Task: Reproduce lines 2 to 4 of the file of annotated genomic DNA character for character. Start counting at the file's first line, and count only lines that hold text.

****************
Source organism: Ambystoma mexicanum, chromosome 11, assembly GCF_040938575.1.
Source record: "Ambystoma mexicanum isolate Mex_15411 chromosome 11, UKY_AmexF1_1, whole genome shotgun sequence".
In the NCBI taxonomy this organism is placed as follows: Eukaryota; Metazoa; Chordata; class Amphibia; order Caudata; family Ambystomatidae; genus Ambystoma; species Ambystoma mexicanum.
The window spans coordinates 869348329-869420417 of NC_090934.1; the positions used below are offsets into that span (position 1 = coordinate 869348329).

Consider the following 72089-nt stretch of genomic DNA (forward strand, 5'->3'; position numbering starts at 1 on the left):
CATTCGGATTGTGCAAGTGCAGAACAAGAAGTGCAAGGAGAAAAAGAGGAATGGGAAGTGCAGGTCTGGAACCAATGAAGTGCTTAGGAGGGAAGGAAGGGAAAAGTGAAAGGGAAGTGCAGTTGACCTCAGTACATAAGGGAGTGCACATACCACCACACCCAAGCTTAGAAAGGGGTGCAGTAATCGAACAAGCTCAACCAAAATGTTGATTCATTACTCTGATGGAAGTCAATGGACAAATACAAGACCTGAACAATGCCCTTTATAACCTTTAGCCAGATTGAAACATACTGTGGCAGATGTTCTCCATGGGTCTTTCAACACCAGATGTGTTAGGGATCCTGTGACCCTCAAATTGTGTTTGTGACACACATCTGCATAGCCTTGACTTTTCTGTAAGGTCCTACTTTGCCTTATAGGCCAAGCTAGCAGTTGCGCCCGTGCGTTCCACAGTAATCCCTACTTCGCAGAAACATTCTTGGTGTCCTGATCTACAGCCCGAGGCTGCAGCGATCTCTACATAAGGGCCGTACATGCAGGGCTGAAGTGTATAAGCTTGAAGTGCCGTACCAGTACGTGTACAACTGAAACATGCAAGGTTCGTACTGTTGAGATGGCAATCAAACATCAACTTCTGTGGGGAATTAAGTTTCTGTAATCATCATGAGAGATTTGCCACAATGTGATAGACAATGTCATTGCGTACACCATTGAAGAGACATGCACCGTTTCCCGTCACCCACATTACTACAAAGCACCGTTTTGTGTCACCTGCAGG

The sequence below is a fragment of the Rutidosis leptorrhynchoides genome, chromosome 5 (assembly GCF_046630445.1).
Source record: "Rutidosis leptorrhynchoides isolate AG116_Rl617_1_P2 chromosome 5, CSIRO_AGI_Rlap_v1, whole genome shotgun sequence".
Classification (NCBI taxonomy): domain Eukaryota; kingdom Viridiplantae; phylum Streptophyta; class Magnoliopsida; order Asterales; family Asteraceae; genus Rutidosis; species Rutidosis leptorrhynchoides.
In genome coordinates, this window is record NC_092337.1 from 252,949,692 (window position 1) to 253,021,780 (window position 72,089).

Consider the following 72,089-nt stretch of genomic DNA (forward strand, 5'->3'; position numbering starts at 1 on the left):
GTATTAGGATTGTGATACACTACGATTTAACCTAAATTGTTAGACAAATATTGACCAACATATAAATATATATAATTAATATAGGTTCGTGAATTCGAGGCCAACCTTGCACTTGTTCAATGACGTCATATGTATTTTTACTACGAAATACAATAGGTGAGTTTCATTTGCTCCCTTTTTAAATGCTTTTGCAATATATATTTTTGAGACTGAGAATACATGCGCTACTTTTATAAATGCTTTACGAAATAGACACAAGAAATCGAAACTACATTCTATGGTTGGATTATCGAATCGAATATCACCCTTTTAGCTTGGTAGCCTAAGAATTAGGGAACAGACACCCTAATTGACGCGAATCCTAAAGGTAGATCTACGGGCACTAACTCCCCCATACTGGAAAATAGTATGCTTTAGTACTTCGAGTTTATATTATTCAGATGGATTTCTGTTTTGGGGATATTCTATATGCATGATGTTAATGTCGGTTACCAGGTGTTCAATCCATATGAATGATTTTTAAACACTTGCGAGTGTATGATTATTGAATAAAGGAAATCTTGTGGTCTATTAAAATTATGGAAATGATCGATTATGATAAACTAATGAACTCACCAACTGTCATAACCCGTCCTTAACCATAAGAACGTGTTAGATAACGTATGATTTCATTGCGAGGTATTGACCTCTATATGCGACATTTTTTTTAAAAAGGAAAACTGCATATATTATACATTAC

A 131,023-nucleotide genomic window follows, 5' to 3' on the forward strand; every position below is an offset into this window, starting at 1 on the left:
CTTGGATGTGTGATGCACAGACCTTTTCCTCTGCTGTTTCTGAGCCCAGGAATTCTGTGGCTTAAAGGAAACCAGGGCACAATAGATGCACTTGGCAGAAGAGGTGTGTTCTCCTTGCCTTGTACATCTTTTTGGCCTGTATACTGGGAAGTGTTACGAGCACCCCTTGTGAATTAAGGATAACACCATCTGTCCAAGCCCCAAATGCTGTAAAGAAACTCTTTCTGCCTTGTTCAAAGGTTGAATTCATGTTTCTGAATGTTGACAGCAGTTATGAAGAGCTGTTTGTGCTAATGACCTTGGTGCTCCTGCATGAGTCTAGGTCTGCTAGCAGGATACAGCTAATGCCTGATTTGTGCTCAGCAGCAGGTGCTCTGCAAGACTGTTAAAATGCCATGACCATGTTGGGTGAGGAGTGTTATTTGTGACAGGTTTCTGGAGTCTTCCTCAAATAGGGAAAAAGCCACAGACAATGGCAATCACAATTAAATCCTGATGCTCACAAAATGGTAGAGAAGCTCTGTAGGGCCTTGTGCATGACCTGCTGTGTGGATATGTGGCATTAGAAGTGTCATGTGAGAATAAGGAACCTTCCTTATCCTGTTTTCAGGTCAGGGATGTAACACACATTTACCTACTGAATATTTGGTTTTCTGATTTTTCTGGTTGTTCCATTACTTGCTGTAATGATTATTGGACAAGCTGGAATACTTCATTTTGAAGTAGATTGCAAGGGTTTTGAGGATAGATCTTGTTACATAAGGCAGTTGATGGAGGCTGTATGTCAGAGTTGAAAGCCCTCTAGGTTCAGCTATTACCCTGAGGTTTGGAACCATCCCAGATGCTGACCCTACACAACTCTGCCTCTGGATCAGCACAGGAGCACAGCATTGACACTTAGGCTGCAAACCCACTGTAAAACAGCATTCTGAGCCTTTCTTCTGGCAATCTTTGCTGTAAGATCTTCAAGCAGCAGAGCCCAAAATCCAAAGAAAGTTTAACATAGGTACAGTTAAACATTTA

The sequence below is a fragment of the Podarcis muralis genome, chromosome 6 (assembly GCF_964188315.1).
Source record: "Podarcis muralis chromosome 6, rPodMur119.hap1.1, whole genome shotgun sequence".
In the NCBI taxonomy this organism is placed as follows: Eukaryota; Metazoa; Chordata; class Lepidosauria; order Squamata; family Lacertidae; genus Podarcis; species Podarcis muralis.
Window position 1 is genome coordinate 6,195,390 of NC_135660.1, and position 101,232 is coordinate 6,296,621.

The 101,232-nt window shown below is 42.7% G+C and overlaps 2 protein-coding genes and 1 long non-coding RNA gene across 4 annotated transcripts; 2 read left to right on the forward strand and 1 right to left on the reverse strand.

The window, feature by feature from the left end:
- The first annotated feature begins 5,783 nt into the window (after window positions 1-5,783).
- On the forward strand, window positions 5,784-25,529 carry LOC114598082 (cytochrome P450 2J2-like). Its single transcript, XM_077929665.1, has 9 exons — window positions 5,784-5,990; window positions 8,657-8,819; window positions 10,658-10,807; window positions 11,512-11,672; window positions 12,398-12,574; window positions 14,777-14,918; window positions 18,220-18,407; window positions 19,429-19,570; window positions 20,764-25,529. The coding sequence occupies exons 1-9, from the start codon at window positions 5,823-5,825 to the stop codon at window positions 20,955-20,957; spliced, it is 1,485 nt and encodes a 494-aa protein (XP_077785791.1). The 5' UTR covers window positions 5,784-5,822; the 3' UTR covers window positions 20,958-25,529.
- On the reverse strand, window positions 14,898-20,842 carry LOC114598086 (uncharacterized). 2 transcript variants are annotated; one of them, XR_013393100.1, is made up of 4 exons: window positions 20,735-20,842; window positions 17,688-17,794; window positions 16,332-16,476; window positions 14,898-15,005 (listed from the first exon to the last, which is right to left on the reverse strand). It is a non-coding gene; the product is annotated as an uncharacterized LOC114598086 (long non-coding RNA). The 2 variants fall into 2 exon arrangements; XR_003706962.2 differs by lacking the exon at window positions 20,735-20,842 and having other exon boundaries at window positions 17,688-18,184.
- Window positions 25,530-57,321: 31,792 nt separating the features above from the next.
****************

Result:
Source record: "Ambystoma mexicanum isolate Mex_15411 chromosome 11, UKY_AmexF1_1, whole genome shotgun sequence".
In the NCBI taxonomy this organism is placed as follows: Eukaryota; Metazoa; Chordata; class Amphibia; order Caudata; family Ambystomatidae; genus Ambystoma; species Ambystoma mexicanum.
The window spans coordinates 869348329-869420417 of NC_090934.1; the positions used below are offsets into that span (position 1 = coordinate 869348329).